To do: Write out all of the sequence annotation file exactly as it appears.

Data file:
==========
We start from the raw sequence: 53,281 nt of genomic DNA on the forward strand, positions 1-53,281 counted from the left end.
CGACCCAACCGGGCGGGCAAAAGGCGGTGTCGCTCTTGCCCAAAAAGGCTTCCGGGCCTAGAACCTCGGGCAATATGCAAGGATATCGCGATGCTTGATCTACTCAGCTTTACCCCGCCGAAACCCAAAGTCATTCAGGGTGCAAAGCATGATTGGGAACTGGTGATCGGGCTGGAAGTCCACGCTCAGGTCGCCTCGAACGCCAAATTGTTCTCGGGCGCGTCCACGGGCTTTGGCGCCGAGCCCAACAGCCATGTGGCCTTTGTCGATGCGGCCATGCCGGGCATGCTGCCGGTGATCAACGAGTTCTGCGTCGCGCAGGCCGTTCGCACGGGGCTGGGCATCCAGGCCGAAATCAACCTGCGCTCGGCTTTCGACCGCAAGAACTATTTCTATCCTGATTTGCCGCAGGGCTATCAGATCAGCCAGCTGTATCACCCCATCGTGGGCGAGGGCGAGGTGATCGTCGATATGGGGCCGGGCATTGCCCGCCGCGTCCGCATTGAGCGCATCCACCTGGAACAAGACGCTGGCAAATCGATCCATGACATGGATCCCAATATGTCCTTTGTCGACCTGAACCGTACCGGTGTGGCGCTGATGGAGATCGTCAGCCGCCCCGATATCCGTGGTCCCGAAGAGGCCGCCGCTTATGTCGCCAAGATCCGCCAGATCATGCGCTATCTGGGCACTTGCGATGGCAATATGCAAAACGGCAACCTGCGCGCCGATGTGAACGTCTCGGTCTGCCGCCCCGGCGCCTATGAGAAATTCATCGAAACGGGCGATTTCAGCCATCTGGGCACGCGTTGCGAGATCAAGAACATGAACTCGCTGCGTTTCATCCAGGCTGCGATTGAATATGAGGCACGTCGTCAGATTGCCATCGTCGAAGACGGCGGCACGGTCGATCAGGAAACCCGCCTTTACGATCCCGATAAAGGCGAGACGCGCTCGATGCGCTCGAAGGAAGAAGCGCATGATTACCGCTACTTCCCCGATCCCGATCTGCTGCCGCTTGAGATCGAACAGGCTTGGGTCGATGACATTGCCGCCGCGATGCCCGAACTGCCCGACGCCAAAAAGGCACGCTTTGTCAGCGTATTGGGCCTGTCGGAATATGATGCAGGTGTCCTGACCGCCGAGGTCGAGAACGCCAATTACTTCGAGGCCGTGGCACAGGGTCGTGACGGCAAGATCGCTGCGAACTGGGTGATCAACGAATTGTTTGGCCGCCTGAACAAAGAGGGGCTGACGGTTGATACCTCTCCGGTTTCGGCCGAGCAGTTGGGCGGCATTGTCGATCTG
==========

We start from the raw sequence: 53,281 nt of genomic DNA on the forward strand, positions 1-53,281 counted from the left end.
CGACCCAACCGGGCGGGCAAAAGGCGGTGTCGCTCTTGCCCAAAAAGGCTTCCGGGCCTAGAACCTCGGGCAATATGCAAGGATATCGCGATGCTTGATCTACTCAGCTTTACCCCGCCGAAACCCAAAGTCATTCAGGGTGCAAAGCATGATTGGGAACTGGTGATCGGGCTGGAAGTCCACGCTCAGGTCGCCTCGAACGCCAAATTGTTCTCGGGCGCGTCCACGGGCTTTGGCGCCGAGCCCAACAGCCATGTGGCCTTTGTCGATGCGGCCATGCCGGGCATGCTGCCGGTGATCAACGAGTTCTGCGTCGCGCAGGCCGTTCGCACGGGGCTGGGCATCCAGGCCGAAATCAACCTGCGCTCGGCTTTCGACCGCAAGAACTATTTCTATCCTGATTTGCCGCAGGGCTATCAGATCAGCCAGCTGTATCACCCCATCGTGGGCGAGGGCGAGGTGATCGTCGATATGGGGCCGGGCATTGCCCGCCGCGTCCGCATTGAGCGCATCCACCTGGAACAAGACGCTGGCAAATCGATCCATGACATGGATCCCAATATGTCCTTTGTCGACCTGAACCGTACCGGTGTGGCGCTGATGGAGATCGTCAGCCGCCCCGATATCCGTGGTCCCGAAGAGGCCGCCGCTTATGTCGCCAAGATCCGCCAGATCATGCGCTATCTGGGCACTTGCGATGGCAATATGCAAAACGGCAACCTGCGCGCCGATGTGAACGTCTCGGTCTGCCGCCCCGGCGCCTATGAGAAATTCATCGAAACGGGCGATTTCAGCCATCTGGGCACGCGTTGCGAGATCAAGAACATGAACTCGCTGCGTTTCATCCAGGCTGCGATTGAATATGAGGCACGTCGTCAGATTGCCATCGTCGAAGACGGCGGCACGGTCGATCAGGAAACCCGCCTTTACGATCCCGATAAAGGCGAGACGCGCTCGATGCGCTCGAAGGAAGAAGCGCATGATTACCGCTACTTCCCCGATCCCGATCTGCTGCCGCTTGAGATCGAACAGGCTTGGGTCGATGACATTGCCGCCGCGATGCCCGAACTGCCCGACGCCAAAAAGGCACGCTTTGTCAGCGTATTGGGCCTGTCGGAATATGATGCAGGTGTCCTGACCGCCGAGGTCGAGAACGCCAATTACTTCGAGGCCGTGGCACAGGGTCGTGACGGCAAGATCGCTGCGAACTGGGTGATCAACGAATTGTTTGGCCGCCTGAACAAAGAGGGGCTGACGGTTGATACCTCTCCGGTTTCGGCCGAGCAGTTGGGCGGCATTGTCGATCTG